16. Speed Racer: Easily the most unfairly maligned movie of 2008 (and I’m not a Wachowski apologist — I thought Matrix: Revolutions was atrocious), Speed Racer is an amped-up, hypercolorful extravaganza of the senses, and, this side of the original Matrix, one of the more interesting attempts I’ve seen at bringing anime to life. Critics derided it pretty much across the board as loud, gaudy nonsense, but, then as now, I’m not sure what they went in expecting from the film adaptation of a lousy sixties cartoon involving race cars and silly monkeys. This is where some readers might ask: “Um, are you really saying Speed Racer is a better movie than Revolutionary Road?” And I’m saying, yes, it’s much more successful at what it aimed to accomplish, and probably more entertaining to boot. Sure, Racer is a kid’s movie, but so was WALL-E. And, given most of the drek put before the youths today, it’s a darned innovative one. Plus, I’ve seen a lot of filmed laments about quiet-desperation-in-the-suburbs in my day, but for better or worse, in my 34 years of existence, I had never seen anything quite like this.


17. Gran Torino: Alas, Speed Racer, it seems, grew old, got ornery, and began fetishizing his car in the garage instead. Good thing there’re some kindly Hmong next door to pry open that rusty heart with a crowbar! Like The Visitor, Torino suffers from an excess of sentiment when it comes to its depiction of 21st-century immigrants and their salutary impact on old white folks. But, as a cautionary coda to a lifelong career glorifying vigilantism, Eastwood’s Gran Torino has that rusty heart in the right place, at least. And while Eastwood’s Walt Kowalski may be a mean old cuss, Eastwood’s performance here suggests that the old man’s got some tricks in him yet.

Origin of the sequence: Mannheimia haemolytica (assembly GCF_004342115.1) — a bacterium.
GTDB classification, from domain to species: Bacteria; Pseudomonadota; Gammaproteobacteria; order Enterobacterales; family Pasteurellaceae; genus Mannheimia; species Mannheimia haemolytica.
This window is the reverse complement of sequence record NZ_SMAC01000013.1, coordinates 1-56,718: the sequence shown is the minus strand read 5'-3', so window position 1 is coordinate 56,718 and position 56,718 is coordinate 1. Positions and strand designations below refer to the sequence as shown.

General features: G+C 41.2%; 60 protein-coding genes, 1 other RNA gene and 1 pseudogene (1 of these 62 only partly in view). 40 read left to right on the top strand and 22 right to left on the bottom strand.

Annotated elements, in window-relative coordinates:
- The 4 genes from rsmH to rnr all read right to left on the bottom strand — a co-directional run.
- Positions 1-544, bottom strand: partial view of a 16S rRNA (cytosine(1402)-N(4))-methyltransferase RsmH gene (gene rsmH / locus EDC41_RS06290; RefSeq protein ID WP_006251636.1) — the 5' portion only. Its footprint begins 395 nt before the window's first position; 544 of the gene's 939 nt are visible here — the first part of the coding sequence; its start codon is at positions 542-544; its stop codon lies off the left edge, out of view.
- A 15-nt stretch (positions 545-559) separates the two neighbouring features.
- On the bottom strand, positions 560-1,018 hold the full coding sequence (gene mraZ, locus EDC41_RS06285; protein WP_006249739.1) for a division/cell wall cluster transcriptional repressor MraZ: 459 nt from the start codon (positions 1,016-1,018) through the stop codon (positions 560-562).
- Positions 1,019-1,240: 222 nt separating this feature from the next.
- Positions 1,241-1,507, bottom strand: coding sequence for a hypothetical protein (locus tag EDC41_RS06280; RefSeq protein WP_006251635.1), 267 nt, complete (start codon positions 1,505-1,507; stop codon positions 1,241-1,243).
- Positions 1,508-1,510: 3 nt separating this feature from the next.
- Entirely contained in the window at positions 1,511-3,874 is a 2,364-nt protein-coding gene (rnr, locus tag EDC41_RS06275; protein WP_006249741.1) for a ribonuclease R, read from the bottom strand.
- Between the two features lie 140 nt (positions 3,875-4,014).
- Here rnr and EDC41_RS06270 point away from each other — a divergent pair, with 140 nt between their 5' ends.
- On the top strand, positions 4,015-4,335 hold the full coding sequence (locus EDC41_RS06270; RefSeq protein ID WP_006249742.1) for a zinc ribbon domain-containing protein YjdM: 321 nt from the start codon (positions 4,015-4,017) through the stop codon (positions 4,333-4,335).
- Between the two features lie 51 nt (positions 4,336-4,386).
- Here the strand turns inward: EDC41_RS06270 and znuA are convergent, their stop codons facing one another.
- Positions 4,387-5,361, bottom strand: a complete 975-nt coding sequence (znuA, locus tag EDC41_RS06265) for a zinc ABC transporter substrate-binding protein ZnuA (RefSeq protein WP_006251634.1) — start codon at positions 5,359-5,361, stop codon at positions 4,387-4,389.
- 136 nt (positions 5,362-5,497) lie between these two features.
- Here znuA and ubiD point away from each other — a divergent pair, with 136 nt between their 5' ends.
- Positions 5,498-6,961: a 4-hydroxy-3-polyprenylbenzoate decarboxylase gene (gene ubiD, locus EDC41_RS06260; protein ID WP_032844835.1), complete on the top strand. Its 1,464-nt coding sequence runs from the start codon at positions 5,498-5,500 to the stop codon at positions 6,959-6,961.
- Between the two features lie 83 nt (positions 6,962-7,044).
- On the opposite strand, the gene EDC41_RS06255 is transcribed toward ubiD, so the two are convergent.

18. A Christmas Tale: I wrote about this movie very recently, so my thoughts on it haven’t changed all that much. A bit pretentious at times, Arnaud Desplechin’s anti-sentimental holiday film has its virtues, most notably Chiara Mastroianni eerily (and probably inadvertently) channeling her father and the elfin Mathieu Amalric wreaking havoc on his long-suffering family whenever possible. It’s a Not-So-Wonderful Life, I guess, but — however aggravating your relatives ’round christmastime — it’s still probably better than the alternative.